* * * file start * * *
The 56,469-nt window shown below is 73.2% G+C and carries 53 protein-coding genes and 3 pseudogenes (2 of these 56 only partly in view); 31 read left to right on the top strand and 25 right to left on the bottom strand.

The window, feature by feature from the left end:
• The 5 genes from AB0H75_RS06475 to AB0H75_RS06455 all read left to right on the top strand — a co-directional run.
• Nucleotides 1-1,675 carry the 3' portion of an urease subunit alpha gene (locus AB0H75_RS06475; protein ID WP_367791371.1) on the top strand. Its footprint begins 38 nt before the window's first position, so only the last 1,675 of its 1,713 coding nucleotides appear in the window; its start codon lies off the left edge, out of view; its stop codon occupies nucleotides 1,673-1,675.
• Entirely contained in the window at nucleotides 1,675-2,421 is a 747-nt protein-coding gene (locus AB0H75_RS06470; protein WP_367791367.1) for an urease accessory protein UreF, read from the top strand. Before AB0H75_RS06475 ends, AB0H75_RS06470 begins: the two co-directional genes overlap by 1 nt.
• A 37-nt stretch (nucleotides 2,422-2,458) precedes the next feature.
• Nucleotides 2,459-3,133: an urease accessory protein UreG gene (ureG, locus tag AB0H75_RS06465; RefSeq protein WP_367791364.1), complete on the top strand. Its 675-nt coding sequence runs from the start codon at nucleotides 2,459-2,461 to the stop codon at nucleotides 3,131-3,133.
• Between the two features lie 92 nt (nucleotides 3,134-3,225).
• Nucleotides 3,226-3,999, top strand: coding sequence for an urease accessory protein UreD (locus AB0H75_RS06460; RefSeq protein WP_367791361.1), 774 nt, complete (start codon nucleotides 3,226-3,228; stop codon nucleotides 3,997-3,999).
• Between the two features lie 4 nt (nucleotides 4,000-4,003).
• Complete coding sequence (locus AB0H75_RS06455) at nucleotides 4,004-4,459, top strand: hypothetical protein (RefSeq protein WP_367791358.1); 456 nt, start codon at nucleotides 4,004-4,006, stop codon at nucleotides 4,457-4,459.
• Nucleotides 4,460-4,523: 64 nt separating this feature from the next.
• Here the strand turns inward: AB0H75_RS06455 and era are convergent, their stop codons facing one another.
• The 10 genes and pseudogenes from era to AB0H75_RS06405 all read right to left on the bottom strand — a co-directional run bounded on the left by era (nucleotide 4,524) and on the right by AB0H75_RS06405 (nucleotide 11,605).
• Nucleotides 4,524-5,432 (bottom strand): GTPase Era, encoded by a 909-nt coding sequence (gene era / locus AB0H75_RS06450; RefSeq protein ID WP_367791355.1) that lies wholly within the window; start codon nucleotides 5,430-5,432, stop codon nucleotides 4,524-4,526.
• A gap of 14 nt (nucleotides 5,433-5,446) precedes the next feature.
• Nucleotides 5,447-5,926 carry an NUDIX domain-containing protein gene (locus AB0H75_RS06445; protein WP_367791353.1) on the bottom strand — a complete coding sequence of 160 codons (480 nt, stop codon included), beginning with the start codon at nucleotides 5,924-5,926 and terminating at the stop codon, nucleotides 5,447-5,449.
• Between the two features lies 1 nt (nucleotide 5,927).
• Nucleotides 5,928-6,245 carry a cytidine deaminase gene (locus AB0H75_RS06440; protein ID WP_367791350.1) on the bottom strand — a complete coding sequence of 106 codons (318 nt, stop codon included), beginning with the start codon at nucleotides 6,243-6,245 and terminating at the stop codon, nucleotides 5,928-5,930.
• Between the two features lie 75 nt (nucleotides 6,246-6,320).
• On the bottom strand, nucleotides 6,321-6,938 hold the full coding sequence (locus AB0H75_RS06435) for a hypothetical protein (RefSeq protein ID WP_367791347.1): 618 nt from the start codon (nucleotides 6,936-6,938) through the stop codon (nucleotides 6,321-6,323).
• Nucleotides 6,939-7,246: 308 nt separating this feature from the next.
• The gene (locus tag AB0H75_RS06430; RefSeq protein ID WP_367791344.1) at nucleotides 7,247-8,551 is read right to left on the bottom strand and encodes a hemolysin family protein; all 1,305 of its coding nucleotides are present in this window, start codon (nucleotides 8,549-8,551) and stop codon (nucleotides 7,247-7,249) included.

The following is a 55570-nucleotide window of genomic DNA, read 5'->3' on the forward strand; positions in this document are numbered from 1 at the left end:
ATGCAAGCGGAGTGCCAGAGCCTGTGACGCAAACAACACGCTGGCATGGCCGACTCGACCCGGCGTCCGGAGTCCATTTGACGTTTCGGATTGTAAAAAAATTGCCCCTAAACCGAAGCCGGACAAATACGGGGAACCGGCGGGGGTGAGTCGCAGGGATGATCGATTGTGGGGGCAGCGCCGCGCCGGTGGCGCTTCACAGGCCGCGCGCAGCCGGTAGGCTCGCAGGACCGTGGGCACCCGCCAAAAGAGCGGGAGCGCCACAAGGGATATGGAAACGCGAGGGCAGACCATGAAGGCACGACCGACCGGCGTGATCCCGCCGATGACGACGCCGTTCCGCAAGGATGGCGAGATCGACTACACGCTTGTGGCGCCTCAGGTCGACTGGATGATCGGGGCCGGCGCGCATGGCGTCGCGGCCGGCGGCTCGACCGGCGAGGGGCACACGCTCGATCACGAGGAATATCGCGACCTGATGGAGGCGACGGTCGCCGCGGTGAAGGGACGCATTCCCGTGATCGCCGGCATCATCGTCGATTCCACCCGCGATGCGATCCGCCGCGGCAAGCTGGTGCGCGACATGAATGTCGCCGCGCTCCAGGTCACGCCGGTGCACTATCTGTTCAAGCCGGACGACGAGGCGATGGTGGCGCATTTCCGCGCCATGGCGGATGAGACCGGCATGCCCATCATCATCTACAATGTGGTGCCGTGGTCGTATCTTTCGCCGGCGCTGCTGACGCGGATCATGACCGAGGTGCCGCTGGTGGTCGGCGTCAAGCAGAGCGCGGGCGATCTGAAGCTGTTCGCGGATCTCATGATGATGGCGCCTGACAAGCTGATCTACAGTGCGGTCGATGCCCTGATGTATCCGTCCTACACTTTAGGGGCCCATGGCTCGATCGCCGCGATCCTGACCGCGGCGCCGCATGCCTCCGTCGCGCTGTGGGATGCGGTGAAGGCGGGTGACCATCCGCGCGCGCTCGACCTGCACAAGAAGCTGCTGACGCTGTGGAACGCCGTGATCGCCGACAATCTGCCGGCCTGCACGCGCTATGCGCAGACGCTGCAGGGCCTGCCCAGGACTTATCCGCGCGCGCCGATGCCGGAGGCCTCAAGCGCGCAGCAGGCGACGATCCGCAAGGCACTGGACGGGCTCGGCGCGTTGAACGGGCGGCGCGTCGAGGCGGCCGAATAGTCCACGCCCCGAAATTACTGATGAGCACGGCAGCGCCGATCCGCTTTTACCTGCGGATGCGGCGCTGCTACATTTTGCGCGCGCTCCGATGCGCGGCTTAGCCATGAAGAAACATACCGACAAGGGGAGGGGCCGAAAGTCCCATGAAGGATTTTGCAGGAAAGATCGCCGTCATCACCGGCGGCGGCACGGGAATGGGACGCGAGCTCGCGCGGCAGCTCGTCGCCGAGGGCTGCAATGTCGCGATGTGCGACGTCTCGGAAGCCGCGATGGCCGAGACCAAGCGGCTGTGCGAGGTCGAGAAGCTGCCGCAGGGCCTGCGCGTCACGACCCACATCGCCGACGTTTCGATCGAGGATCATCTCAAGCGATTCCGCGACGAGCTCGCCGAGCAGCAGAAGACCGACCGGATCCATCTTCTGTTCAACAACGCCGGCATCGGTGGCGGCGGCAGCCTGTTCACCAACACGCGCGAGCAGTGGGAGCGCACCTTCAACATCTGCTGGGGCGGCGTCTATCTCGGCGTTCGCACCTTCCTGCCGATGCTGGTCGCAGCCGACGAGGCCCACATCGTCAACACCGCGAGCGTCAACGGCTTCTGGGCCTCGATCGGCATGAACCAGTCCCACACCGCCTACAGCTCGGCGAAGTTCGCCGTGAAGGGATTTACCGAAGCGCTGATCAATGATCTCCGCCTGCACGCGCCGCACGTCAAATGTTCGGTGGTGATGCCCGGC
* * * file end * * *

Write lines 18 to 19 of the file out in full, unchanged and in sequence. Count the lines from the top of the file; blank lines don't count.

• Between the two features lies 1 nt (nucleotide 5,927).
• Nucleotides 5,928-6,245 carry a cytidine deaminase gene (locus AB0H75_RS06440; protein ID WP_367791350.1) on the bottom strand — a complete coding sequence of 106 codons (318 nt, stop codon included), beginning with the start codon at nucleotides 6,243-6,245 and terminating at the stop codon, nucleotides 5,928-5,930.